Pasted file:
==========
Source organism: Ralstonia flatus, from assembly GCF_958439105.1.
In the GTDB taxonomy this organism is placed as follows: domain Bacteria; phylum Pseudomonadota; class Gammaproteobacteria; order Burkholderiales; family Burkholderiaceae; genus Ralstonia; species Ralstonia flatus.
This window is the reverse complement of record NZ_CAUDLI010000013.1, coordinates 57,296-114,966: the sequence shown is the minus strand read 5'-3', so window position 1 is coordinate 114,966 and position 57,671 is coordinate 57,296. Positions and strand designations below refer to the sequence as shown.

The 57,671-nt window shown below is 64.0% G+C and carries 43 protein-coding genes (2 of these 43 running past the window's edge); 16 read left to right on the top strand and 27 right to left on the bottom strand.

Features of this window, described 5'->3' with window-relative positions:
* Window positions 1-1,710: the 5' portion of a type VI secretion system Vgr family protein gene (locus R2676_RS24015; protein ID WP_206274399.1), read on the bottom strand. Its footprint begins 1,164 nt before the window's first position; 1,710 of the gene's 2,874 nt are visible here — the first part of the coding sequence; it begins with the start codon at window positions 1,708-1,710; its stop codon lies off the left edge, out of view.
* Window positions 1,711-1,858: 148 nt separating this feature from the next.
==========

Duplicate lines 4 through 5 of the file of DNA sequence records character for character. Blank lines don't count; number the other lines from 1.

The 57,671-nt window shown below is 64.0% G+C and carries 43 protein-coding genes (2 of these 43 running past the window's edge); 16 read left to right on the top strand and 27 right to left on the bottom strand.

Features of this window, described 5'->3' with window-relative positions: